“Number one, there is an increased need for more complex mixtures to kill the weeds,” Johnson emphasizes. “Number two, so many herbicides are now off-patent, and we have a number of different companies supplying them. These materials may come from different formulations, so you never really know what you’re getting yourself into. Metribuzin from one company may not be the same as metribuzin from another company. There could be materials in the formulations that create mixing challenges.”
A mixing mishap can be costly, ineffective, time-consuming, or all of the above, Johnson points out. A common problem is physical incompatibility, caused by improper mixing, inadequate agitation or lack of stable emulsifiers in ECs (emulsifiable concentrates).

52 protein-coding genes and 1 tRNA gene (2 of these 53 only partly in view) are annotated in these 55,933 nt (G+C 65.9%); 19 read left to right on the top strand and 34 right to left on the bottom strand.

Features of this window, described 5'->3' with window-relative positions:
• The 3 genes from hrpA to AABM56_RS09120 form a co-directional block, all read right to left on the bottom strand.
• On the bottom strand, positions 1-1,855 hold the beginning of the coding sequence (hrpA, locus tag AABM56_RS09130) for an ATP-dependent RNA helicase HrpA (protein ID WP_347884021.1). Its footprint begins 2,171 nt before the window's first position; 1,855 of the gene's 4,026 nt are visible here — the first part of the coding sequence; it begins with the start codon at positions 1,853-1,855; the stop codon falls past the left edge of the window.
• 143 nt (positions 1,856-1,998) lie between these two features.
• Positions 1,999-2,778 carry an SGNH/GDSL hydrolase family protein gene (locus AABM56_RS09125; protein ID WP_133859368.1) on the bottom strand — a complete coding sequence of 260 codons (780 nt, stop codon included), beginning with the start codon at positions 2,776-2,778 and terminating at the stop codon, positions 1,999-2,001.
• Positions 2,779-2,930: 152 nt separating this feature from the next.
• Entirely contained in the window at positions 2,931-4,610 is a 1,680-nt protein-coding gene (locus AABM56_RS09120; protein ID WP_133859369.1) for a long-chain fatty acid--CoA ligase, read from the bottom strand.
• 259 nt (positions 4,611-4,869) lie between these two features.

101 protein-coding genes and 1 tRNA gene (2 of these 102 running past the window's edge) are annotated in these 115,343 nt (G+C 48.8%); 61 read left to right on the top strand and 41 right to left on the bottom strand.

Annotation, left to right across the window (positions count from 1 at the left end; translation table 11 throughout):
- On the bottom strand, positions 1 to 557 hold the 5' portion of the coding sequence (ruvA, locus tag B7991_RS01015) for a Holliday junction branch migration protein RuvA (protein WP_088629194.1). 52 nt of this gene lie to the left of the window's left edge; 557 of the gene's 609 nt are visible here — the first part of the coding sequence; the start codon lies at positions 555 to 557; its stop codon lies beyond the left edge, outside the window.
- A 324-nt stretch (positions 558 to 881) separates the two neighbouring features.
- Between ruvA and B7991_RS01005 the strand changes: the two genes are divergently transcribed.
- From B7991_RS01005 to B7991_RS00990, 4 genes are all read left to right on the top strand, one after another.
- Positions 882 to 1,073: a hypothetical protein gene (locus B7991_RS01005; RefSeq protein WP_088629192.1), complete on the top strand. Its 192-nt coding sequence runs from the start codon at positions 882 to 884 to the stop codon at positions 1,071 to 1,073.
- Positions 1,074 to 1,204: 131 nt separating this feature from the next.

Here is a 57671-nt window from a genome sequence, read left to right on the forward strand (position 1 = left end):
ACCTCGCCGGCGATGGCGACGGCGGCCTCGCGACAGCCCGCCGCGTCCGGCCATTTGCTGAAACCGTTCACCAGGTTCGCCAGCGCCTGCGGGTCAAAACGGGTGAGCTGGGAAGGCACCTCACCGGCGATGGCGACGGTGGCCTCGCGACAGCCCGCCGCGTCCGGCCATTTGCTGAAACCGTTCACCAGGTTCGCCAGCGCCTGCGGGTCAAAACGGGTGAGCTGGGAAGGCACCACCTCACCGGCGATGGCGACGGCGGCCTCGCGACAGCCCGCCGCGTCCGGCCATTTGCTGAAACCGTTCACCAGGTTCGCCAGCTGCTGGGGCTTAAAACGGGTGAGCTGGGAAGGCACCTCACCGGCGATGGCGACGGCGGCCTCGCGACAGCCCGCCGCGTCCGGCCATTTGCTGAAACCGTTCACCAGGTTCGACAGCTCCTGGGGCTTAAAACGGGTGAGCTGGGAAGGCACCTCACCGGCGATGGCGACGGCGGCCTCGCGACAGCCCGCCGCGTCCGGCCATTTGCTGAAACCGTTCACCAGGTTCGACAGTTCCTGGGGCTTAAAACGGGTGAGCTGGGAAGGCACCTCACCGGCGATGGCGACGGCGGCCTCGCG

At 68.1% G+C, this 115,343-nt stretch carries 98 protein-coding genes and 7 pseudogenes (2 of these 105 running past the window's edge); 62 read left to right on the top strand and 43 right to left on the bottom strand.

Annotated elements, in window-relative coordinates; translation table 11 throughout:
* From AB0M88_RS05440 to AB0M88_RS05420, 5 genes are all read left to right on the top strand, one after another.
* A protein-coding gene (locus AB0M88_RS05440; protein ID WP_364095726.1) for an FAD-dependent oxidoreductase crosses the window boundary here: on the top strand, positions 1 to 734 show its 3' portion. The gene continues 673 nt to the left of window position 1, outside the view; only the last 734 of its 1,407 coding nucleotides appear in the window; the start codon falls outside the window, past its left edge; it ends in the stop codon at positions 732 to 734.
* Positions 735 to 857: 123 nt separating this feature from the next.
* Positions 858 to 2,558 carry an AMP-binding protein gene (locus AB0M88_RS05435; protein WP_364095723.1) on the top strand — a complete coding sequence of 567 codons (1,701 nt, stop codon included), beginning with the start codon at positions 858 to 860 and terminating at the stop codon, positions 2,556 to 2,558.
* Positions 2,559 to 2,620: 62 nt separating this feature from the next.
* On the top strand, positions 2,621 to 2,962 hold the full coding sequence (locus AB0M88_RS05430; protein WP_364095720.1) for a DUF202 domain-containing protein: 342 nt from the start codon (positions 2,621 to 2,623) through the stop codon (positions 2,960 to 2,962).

Curdling And Clogging: Not A Pretty Sight
Cottage cheese is great in lasagna, but when materials in your spray tank take on that texture, well, there’s no fast way to remove it.
“You can also be in a situation where you have hard water or you’re spraying under cool weather conditions (and thus cold spray water) and you have a lot of fine particles in your spray solution that plug up your screens,” Johnson explains.
The effect on spray coverage and control may be much less obvious than those clumps of goop floating in the tank, Johnson says.
“You may not be spraying at the optimum output or you might have a couple of nozzles that are putting out less than other nozzles. But that may proceed over a number of hours or a number of fields and result in a faulty application.”